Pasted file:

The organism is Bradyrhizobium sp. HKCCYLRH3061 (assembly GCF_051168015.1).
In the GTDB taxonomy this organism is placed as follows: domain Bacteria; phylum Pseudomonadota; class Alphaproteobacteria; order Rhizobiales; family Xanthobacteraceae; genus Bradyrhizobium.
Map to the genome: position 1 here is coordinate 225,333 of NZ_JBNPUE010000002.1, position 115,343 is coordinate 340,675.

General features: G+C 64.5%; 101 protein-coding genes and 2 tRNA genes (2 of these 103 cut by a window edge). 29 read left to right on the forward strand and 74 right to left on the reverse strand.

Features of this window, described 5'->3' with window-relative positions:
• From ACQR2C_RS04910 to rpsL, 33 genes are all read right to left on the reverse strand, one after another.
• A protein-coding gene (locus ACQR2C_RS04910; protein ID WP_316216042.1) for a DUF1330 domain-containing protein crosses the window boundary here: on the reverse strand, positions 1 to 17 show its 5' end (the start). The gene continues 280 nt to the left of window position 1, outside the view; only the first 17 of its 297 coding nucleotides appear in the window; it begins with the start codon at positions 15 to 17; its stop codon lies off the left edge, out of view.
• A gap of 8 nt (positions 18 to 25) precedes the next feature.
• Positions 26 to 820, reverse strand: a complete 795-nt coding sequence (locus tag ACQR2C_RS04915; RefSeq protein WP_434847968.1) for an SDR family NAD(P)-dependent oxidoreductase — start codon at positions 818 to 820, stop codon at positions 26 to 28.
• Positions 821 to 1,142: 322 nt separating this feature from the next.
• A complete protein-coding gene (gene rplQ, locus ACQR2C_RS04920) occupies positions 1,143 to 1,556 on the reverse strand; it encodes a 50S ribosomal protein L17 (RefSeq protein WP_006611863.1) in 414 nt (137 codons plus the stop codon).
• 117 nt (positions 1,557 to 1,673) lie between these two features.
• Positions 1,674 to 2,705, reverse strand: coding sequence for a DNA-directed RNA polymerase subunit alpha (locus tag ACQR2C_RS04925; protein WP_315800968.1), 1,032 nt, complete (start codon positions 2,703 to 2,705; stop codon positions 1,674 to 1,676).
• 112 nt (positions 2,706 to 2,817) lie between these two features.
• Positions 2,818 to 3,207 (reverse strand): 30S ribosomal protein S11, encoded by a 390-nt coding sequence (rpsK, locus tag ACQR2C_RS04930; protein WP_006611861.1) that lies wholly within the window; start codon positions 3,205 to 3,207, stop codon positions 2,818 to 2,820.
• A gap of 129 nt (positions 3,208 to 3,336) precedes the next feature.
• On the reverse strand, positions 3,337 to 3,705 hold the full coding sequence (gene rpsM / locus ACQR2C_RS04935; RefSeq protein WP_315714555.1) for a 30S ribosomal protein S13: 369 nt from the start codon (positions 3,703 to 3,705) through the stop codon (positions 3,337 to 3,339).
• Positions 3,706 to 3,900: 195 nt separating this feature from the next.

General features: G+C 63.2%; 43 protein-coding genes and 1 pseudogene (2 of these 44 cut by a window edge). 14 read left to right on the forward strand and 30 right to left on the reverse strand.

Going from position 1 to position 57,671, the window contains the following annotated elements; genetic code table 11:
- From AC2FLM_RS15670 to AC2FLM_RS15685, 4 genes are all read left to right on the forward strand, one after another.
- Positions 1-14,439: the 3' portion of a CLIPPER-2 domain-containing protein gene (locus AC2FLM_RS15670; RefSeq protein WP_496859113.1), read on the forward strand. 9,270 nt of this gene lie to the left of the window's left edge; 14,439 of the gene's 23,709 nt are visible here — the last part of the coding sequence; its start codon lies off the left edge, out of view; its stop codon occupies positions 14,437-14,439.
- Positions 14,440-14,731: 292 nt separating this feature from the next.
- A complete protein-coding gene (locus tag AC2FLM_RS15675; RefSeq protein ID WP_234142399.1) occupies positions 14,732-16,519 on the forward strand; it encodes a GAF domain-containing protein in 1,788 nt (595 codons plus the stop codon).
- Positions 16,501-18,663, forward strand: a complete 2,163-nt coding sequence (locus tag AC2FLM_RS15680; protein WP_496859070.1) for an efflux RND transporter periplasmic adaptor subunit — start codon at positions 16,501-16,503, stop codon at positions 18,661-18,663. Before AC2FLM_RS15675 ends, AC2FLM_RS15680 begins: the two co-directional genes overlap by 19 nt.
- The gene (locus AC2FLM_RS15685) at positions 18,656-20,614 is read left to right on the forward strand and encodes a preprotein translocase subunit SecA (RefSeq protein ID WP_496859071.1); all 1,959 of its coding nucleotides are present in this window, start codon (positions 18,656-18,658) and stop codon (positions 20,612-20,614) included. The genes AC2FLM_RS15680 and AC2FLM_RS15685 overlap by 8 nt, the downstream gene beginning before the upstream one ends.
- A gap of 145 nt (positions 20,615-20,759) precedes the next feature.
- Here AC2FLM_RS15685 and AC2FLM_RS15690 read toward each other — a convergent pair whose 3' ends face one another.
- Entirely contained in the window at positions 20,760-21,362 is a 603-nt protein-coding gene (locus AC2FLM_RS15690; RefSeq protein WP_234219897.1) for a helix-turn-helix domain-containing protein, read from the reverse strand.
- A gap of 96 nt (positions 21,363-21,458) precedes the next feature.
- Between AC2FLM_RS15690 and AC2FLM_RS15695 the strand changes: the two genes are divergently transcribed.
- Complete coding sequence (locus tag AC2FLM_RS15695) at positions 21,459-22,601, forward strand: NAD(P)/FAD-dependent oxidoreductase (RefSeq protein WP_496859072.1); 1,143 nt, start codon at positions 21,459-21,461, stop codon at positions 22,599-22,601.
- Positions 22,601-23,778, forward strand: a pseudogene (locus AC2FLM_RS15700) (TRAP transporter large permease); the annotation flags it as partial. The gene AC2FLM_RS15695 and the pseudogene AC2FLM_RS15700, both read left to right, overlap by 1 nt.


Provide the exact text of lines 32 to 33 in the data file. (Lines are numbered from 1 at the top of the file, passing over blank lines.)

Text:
- Complete coding sequence (locus tag AC2FLM_RS15695) at positions 21,459-22,601, forward strand: NAD(P)/FAD-dependent oxidoreductase (RefSeq protein WP_496859072.1); 1,143 nt, start codon at positions 21,459-21,461, stop codon at positions 22,599-22,601.
- Positions 22,601-23,778, forward strand: a pseudogene (locus AC2FLM_RS15700) (TRAP transporter large permease); the annotation flags it as partial. The gene AC2FLM_RS15695 and the pseudogene AC2FLM_RS15700, both read left to right, overlap by 1 nt.